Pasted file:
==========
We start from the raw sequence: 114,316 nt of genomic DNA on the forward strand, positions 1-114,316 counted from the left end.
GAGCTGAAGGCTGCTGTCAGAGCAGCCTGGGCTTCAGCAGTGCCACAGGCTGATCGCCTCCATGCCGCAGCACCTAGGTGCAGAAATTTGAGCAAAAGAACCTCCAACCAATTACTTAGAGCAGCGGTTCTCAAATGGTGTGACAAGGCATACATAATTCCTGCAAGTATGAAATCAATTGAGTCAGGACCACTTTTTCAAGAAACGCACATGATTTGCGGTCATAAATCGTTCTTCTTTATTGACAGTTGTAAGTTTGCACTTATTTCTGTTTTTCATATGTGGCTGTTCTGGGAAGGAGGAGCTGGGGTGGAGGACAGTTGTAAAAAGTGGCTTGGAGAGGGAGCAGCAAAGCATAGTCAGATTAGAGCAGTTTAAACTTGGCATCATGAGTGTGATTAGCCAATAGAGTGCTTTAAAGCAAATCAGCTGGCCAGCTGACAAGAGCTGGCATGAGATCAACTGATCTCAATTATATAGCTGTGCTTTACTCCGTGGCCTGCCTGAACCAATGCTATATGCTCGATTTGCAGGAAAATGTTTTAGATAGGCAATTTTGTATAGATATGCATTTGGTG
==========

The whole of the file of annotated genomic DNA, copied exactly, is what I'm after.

We start from the raw sequence: 114,316 nt of genomic DNA on the forward strand, positions 1-114,316 counted from the left end.
GAGCTGAAGGCTGCTGTCAGAGCAGCCTGGGCTTCAGCAGTGCCACAGGCTGATCGCCTCCATGCCGCAGCACCTAGGTGCAGAAATTTGAGCAAAAGAACCTCCAACCAATTACTTAGAGCAGCGGTTCTCAAATGGTGTGACAAGGCATACATAATTCCTGCAAGTATGAAATCAATTGAGTCAGGACCACTTTTTCAAGAAACGCACATGATTTGCGGTCATAAATCGTTCTTCTTTATTGACAGTTGTAAGTTTGCACTTATTTCTGTTTTTCATATGTGGCTGTTCTGGGAAGGAGGAGCTGGGGTGGAGGACAGTTGTAAAAAGTGGCTTGGAGAGGGAGCAGCAAAGCATAGTCAGATTAGAGCAGTTTAAACTTGGCATCATGAGTGTGATTAGCCAATAGAGTGCTTTAAAGCAAATCAGCTGGCCAGCTGACAAGAGCTGGCATGAGATCAACTGATCTCAATTATATAGCTGTGCTTTACTCCGTGGCCTGCCTGAACCAATGCTATATGCTCGATTTGCAGGAAAATGTTTTAGATAGGCAATTTTGTATAGATATGCATTTGGTG